Benefit Implications of the End of the COVID-19 Outbreak Period

The COVID-19 Outbreak Period was declared effective on March 1, 2020. It had numerous impacts upon employee benefit plans, extending timelines with which plan participants and plan sponsors/employers had to perform certain benefit-related activities. On January 30, 2023, President Biden declared he would end the National Emergency effective May 11, 2023.

To recap, the declaration of the Outbreak Period impacted benefit plans in many ways by instructing ERISA plans and participants to disregard the Outbreak Period for:

  1. 30-day timeframe for a participant to elect HIPAA special enrollment;
  2. 60-day timeframe for a participant to elect CHIPRA special enrollment;
  3. 60-day timeframe for a participant to elect COBRA continuation coverage;
  4. Timeframe for a participant or Qualified Beneficiary to notify a plan of a qualifying event or disability determination;
  5. Timeframe for the plan to provide a COBRA election notice;
  6. Timeframe for a participant to timely pay COBRA premiums; and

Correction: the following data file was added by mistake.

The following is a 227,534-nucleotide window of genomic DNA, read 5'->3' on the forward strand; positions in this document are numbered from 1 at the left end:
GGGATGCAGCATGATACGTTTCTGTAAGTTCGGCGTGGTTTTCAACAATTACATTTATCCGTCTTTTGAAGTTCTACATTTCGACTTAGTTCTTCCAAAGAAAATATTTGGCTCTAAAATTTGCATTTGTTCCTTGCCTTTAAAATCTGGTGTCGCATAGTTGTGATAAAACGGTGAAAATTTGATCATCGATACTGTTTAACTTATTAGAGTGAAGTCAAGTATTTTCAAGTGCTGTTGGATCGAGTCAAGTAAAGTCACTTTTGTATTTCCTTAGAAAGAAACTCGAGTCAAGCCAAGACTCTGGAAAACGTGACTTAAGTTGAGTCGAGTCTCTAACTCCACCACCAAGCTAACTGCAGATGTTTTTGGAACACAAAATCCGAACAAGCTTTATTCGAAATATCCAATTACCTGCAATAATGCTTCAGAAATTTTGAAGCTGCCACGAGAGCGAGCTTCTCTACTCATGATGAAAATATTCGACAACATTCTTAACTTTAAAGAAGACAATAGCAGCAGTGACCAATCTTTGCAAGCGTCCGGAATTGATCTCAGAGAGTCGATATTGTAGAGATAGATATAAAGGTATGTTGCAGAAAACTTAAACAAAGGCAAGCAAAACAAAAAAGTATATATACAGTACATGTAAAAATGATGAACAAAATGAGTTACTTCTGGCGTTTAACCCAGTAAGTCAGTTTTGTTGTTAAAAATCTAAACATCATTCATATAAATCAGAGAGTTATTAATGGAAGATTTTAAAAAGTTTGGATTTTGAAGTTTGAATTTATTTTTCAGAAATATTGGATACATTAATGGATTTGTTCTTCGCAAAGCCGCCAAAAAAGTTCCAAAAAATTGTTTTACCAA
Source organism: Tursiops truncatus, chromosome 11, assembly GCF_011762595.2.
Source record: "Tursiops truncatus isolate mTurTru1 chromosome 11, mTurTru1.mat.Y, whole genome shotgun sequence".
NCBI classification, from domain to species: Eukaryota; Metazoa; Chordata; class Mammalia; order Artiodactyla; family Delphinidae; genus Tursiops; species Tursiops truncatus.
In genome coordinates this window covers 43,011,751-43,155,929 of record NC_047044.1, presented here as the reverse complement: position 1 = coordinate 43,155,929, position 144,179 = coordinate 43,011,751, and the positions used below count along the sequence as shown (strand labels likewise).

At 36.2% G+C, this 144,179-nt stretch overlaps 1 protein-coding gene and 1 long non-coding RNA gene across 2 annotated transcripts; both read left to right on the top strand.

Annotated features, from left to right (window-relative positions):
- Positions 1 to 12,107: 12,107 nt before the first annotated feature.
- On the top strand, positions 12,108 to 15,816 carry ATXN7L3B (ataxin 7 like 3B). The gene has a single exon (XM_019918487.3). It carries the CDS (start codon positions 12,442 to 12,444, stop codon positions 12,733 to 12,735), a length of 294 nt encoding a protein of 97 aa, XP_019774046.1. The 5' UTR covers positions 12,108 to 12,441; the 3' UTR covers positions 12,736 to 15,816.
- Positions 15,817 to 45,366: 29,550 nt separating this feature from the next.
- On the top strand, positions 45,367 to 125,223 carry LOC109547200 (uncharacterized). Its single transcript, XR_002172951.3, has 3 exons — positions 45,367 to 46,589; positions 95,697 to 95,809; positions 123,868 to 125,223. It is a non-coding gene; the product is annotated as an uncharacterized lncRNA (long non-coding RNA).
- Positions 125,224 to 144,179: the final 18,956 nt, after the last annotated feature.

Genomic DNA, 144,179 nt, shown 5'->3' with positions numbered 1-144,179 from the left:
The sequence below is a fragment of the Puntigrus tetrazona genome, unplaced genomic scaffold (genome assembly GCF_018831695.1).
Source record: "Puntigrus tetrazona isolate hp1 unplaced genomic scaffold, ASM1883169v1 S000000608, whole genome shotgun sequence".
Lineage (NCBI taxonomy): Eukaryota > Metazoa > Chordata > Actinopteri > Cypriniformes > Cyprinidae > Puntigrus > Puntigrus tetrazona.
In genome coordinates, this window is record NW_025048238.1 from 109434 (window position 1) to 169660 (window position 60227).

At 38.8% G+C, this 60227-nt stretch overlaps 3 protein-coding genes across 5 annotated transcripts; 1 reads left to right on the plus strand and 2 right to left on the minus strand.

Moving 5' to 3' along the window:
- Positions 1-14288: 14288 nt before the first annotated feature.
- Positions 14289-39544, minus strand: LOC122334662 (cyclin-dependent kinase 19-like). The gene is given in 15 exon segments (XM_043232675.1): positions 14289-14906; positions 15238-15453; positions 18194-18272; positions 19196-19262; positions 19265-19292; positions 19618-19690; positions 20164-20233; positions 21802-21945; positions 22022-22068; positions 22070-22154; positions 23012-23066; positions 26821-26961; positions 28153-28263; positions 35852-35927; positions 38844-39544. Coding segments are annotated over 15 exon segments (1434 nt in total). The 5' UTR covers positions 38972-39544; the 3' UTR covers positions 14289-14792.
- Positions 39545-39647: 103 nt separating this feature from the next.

7. Timeframe for a participant to file claims, appeals, and requests for external review.

However, it is important to note that ERISA contains language limiting timeline extensions to no more than one year. Thus for example, the normal 60-day timeframe for a an eligible Qualified Beneficiary to elect COBRA continuation coverage was extended by the Outbreak Period to one year plus 60 days.

With the declaration of the end of the National Emergency on May 11, 2023, the 60-day clock to end the Outbreak Period will start. This means that effective on July 10, 2023 (60 days after the end of the National Emergency) all of the pre-pandemic rules impacting the above items (and others) will go back to their normal timeframes.

Employers will want to plan now for this end to the COVID-19 Outbreak Period.